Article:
Mumbai’s public spaces belong to all of its 13 million inhabitants, but at any time of day or night the ratio of men to women is glaringly disproportionate. Men have no qualms about hanging around on street corners or at tea stalls, but women make a point of looking busy, striding with purpose, or talking on their cell phones. Thousands of women travel by trains or buses, but it’s not easy for them to find a toilet, a park bench, or any public place in which to linger. “If Mumbai is the best city for women in India,” says the sociologist Shilpa Phadke, “then the bar is set very low indeed.” Why Loiter? Women & Risk on Mumbai Streets, coauthored by Phadke, the architect Shilpa Ranade, and the journalist Sameera Khan, takes a close look at the public spaces of a city where women are said to live more independently than anywhere else in India. But over three years of “extensive, not intensive” research through ethnographies, mapping, interviews, and workshops, the authors found that the city doesn’t quite live up to its egalitarian reputation. And while the book is specific to Mumbai, the ideas in it apply to any metropolis – are public spaces anywhere truly gender neutral?

Can Geoengineering Solve Global Warming? [The New Yorker] – A discussion of innovation in the context of a wicked problem provides some delicious quotes.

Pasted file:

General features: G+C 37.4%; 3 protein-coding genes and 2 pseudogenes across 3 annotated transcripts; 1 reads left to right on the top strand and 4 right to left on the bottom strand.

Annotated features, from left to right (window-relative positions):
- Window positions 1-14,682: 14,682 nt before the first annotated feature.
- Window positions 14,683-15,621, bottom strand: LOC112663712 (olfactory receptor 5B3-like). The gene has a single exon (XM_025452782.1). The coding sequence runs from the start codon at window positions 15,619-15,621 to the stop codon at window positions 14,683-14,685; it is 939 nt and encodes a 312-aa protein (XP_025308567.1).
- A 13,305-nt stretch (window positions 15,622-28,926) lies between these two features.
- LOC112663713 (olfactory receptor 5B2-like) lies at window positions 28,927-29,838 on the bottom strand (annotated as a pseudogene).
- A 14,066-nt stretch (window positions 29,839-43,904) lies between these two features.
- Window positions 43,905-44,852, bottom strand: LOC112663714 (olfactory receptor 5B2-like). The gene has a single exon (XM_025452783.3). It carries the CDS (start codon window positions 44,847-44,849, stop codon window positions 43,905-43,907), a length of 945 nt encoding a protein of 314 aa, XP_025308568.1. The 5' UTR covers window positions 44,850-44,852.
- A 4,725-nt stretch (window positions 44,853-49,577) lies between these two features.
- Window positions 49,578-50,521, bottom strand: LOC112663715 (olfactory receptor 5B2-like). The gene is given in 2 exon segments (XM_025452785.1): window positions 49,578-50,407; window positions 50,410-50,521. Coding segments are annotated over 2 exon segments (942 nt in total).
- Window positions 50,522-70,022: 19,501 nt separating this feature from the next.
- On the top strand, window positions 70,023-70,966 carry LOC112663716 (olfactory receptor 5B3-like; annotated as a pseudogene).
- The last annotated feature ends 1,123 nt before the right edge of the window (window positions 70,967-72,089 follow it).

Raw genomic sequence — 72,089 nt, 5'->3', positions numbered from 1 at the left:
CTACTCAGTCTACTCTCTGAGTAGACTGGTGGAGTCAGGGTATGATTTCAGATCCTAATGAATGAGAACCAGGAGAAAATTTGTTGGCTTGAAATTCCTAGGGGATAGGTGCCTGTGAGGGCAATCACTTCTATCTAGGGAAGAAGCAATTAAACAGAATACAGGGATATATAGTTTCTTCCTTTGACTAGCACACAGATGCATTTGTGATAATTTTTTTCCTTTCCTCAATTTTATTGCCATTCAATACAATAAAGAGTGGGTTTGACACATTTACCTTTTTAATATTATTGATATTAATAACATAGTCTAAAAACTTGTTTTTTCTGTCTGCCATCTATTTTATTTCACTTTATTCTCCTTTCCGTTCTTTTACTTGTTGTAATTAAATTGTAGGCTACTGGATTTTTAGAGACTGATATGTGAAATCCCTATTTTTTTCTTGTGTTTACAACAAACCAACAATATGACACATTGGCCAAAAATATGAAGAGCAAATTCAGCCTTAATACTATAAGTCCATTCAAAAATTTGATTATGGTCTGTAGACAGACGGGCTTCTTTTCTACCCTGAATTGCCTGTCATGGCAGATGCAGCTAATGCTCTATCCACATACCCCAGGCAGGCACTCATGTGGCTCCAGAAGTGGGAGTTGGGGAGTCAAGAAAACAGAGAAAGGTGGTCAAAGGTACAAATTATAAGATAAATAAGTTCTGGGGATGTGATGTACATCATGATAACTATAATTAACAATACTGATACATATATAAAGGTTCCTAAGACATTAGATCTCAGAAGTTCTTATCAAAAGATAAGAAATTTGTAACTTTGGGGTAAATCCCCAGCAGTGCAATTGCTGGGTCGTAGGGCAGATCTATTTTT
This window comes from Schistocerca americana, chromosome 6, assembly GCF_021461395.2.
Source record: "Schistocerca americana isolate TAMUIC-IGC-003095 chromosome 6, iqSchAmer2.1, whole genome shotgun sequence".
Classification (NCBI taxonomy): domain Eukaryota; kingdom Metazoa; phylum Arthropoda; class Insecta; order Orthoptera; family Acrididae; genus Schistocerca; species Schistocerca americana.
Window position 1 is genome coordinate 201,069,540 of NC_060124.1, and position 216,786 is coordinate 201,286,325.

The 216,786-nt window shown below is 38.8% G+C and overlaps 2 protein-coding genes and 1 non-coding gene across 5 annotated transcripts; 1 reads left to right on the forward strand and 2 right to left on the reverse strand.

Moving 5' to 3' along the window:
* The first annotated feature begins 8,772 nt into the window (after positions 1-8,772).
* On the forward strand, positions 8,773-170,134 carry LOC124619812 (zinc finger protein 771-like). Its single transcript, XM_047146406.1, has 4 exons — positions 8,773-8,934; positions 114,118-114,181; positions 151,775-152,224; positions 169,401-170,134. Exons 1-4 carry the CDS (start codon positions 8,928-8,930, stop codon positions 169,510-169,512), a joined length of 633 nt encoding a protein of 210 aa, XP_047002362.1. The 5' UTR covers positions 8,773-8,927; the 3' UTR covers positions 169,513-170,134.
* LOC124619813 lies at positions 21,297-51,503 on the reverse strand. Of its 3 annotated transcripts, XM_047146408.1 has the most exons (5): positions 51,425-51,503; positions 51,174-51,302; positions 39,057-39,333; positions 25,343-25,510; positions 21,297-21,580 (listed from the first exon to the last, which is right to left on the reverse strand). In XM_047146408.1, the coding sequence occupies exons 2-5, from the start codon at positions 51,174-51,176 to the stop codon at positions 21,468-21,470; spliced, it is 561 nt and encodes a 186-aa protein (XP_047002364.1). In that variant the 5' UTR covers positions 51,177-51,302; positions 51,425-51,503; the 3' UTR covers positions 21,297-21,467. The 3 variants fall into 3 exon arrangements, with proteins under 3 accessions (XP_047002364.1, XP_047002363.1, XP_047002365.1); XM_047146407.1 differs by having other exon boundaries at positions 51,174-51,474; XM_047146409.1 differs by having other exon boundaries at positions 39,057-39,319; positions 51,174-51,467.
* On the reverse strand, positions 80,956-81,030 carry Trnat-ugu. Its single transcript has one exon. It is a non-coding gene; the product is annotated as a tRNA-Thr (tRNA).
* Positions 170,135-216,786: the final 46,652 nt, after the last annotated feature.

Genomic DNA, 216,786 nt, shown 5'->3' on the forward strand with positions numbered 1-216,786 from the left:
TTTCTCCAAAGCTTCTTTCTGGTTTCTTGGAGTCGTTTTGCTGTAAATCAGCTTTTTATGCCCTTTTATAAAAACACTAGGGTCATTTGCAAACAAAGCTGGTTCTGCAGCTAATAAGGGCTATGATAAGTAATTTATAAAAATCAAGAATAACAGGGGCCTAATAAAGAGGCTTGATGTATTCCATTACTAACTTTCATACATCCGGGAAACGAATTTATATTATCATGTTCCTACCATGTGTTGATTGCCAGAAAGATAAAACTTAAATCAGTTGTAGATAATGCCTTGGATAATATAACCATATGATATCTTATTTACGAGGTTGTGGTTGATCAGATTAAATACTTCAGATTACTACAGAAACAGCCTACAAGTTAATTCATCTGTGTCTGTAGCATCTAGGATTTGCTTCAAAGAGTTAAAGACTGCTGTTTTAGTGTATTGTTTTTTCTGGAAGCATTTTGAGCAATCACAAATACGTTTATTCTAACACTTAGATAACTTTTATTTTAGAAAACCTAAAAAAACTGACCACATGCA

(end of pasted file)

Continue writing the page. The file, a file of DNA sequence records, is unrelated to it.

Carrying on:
“What is fascinating for me is the way the innovation process has changed,” Eisenberger said. “In the past, somebody would make a discovery in a laboratory and say, ‘What can I do with this?’ And now we ask, ‘What do we want to design?,’ because we believe there is powerful enough knowledge to do it. That is what my partner and I did”…”There is a strong history of the system refusing to accept something new,” Eisenberger said. “People say I am nuts. But it would be surprising if people didn’t call me crazy. Look at the history of innovation! If people don’t call you nuts, then you are doing something wrong.”

ChittahChattah Quickies